First CDs and then the ongoing slow collapse of the music industry changed so much. From the eponymous 1971 debut LP Jonathan Edwards issued up to 1989's The Natural Thing, I was always able to catch the guy's releases with ease, finding them at most any of the record stores I frequented, but then came CD, the hideous increase in the price of music (while the label's expenses were cut dramatically), the difficulty in finding many releases, the upheaval in distribution processes, the switches from big labels to small, and all the ills the industry became heir to. For music loons like me, keeping the collection progressively up to date got really difficult. In fact, most gave it up. I chose to become a critic and now, many years later, am in a completely different set of venues, finding myself catching up on so much. With Edwards, I'd kinda forgotten how much I missed the guy.
Take his cover of the Beatles' She Loves You, in which he turns the song around 180 degrees, making the plaintive rock paean into a crooned country-folk tear-jerker, transforming the otherwise ditty nature of the lyrics into a down-home right-here-right-now rural soap opera. It's quite affecting and readily disposes the listener towards heartfelt reflection. Mixing Danny O'Keefe with James Lee Stanley and his own eclectic wont, Edwards, throughout My Love, provides a dozen extremely well crafted tunes hitting a range of emotions and subjects, all couched in rootsy idioms, How Long perhaps the most sterling example thuswise.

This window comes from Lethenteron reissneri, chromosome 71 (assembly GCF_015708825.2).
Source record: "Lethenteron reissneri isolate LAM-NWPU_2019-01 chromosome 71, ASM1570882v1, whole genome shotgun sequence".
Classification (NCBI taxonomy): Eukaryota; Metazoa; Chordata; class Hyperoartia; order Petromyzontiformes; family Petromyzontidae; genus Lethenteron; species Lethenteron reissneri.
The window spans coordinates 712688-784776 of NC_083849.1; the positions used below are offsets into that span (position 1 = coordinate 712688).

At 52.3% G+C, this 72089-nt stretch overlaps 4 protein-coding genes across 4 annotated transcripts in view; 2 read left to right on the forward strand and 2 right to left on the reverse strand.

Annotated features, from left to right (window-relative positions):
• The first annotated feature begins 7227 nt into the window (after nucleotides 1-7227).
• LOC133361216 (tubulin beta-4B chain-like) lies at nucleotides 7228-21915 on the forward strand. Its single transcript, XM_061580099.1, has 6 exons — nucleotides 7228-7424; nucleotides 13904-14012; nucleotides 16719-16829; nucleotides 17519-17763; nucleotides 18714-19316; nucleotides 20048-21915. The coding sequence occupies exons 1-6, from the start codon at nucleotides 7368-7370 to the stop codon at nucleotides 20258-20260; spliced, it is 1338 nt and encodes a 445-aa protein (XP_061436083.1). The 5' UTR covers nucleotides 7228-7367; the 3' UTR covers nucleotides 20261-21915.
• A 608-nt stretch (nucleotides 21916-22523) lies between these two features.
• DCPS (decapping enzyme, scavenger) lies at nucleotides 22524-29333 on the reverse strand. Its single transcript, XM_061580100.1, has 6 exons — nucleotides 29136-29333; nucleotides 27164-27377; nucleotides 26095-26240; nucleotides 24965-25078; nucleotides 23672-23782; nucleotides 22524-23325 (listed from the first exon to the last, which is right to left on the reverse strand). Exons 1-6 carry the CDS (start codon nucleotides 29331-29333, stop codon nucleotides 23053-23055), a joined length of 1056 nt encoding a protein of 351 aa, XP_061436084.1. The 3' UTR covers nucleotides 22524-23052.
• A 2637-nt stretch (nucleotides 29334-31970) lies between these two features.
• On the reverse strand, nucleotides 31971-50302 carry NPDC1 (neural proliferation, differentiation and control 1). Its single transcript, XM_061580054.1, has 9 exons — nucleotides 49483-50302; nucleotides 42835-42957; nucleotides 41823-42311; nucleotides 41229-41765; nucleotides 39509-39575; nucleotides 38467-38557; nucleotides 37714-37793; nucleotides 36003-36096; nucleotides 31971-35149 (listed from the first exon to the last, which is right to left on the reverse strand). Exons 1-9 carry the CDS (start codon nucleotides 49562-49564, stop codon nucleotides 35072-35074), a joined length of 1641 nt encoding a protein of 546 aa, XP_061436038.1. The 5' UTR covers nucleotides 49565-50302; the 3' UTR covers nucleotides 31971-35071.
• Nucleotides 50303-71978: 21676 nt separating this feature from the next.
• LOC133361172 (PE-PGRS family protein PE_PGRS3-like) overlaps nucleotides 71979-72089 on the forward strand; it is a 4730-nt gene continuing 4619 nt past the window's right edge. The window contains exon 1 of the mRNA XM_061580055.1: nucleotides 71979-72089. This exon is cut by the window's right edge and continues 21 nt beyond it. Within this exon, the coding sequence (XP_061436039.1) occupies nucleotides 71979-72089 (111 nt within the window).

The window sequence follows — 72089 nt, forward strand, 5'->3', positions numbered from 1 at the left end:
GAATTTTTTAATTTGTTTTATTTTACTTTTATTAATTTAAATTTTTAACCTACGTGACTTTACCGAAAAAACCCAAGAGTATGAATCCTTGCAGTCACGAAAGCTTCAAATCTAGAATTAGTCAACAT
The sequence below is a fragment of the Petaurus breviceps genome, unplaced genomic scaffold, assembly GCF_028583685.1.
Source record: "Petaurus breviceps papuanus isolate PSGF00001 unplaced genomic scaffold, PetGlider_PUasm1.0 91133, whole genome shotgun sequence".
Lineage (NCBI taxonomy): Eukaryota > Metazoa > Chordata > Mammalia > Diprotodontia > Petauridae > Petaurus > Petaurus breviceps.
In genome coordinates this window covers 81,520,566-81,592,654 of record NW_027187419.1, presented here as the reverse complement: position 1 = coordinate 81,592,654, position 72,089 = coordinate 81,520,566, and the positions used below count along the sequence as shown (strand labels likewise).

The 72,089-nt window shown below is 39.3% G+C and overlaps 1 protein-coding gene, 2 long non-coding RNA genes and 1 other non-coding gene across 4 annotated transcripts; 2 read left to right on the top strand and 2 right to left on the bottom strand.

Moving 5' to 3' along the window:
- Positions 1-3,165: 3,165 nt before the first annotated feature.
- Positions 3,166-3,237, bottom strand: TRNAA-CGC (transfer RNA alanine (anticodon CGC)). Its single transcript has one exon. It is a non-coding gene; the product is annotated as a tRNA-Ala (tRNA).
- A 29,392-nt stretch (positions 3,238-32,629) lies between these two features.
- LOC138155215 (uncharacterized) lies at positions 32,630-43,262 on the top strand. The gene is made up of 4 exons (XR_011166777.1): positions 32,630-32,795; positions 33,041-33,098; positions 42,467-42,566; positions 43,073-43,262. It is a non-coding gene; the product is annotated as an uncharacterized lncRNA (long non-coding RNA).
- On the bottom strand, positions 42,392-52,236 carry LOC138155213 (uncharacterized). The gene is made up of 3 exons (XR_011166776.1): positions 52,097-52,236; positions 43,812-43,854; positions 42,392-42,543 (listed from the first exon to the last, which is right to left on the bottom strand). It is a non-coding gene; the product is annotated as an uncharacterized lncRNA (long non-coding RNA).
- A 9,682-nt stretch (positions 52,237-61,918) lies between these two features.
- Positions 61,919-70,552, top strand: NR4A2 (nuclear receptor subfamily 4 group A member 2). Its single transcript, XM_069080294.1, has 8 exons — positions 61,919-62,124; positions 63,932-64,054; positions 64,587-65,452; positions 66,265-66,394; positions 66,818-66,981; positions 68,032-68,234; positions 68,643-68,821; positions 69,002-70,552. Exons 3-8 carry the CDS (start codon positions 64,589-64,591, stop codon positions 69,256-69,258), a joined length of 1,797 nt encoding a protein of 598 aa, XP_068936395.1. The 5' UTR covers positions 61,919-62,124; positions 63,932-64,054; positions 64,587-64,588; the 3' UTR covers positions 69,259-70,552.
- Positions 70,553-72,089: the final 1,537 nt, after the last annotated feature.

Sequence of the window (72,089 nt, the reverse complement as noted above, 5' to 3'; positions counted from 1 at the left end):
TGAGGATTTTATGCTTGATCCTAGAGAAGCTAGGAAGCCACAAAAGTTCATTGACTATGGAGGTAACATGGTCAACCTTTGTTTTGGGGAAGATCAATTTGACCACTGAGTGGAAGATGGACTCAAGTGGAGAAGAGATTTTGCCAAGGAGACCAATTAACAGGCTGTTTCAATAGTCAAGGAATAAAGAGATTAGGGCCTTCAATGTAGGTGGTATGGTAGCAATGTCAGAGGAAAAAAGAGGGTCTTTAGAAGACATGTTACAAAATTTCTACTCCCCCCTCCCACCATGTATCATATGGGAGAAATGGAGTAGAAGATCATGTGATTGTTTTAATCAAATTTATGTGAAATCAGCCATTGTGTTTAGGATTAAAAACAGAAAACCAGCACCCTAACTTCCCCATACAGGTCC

He also has a fondness for Jesse Winchester (and who doesn't?), has covered many of the guy's songs over the years, and here supplies us with his take on Freewheeler, about a carefree heartbreaker out for her own and no one else's, someone both sides of the gender divide can well recall from various aspects of their history. However, as is Winchester's wont, there's a good deal more to the story than that, and the second half of the song redeems the first, putting the standard glibness of morality plays to their rest. Edwards also has a very cool streak of Michael Martin Murphey running through him, a side that sits nicely with the O'Keefe inflections, and, like so many of his ilk, the guy is aging not only with grace and dignity but also showing he gets nothing but better, as this disc, emerging after a 14 year hiatus, is his best. Ever.
Edited by: David N. Pyles
Copyright 2011, Peterborough Folk Music Society.
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